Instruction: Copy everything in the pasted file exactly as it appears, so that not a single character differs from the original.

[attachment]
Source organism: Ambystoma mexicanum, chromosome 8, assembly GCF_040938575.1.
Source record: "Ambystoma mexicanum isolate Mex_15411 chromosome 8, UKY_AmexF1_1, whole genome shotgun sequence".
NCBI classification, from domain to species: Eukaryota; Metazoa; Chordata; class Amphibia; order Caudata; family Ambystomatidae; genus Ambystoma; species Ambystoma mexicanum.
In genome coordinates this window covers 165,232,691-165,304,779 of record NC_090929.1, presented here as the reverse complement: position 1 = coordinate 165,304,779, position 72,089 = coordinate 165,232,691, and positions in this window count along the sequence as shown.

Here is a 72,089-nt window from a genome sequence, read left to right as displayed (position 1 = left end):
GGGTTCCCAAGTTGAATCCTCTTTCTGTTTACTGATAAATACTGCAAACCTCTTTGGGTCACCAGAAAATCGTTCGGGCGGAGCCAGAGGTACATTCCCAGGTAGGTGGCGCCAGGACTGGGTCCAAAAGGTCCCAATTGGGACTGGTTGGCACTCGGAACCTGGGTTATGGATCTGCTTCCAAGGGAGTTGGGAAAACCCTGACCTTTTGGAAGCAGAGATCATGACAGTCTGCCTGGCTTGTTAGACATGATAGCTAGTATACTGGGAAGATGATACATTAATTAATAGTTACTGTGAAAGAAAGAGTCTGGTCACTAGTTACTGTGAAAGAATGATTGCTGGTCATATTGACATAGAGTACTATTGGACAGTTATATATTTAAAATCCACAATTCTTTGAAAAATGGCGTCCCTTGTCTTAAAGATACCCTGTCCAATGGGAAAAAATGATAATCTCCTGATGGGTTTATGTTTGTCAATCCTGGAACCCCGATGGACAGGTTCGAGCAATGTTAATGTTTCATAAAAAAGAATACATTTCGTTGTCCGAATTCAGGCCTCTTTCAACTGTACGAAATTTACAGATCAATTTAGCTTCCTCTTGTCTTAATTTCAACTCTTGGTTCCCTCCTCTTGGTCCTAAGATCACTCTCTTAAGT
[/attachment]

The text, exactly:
Source organism: Ambystoma mexicanum, chromosome 8, assembly GCF_040938575.1.
Source record: "Ambystoma mexicanum isolate Mex_15411 chromosome 8, UKY_AmexF1_1, whole genome shotgun sequence".
NCBI classification, from domain to species: Eukaryota; Metazoa; Chordata; class Amphibia; order Caudata; family Ambystomatidae; genus Ambystoma; species Ambystoma mexicanum.
In genome coordinates this window covers 165,232,691-165,304,779 of record NC_090929.1, presented here as the reverse complement: position 1 = coordinate 165,304,779, position 72,089 = coordinate 165,232,691, and positions in this window count along the sequence as shown.

Here is a 72,089-nt window from a genome sequence, read left to right as displayed (position 1 = left end):
GGGTTCCCAAGTTGAATCCTCTTTCTGTTTACTGATAAATACTGCAAACCTCTTTGGGTCACCAGAAAATCGTTCGGGCGGAGCCAGAGGTACATTCCCAGGTAGGTGGCGCCAGGACTGGGTCCAAAAGGTCCCAATTGGGACTGGTTGGCACTCGGAACCTGGGTTATGGATCTGCTTCCAAGGGAGTTGGGAAAACCCTGACCTTTTGGAAGCAGAGATCATGACAGTCTGCCTGGCTTGTTAGACATGATAGCTAGTATACTGGGAAGATGATACATTAATTAATAGTTACTGTGAAAGAAAGAGTCTGGTCACTAGTTACTGTGAAAGAATGATTGCTGGTCATATTGACATAGAGTACTATTGGACAGTTATATATTTAAAATCCACAATTCTTTGAAAAATGGCGTCCCTTGTCTTAAAGATACCCTGTCCAATGGGAAAAAATGATAATCTCCTGATGGGTTTATGTTTGTCAATCCTGGAACCCCGATGGACAGGTTCGAGCAATGTTAATGTTTCATAAAAAAGAATACATTTCGTTGTCCGAATTCAGGCCTCTTTCAACTGTACGAAATTTACAGATCAATTTAGCTTCCTCTTGTCTTAATTTCAACTCTTGGTTCCCTCCTCTTGGTCCTAAGATCACTCTCTTAAGT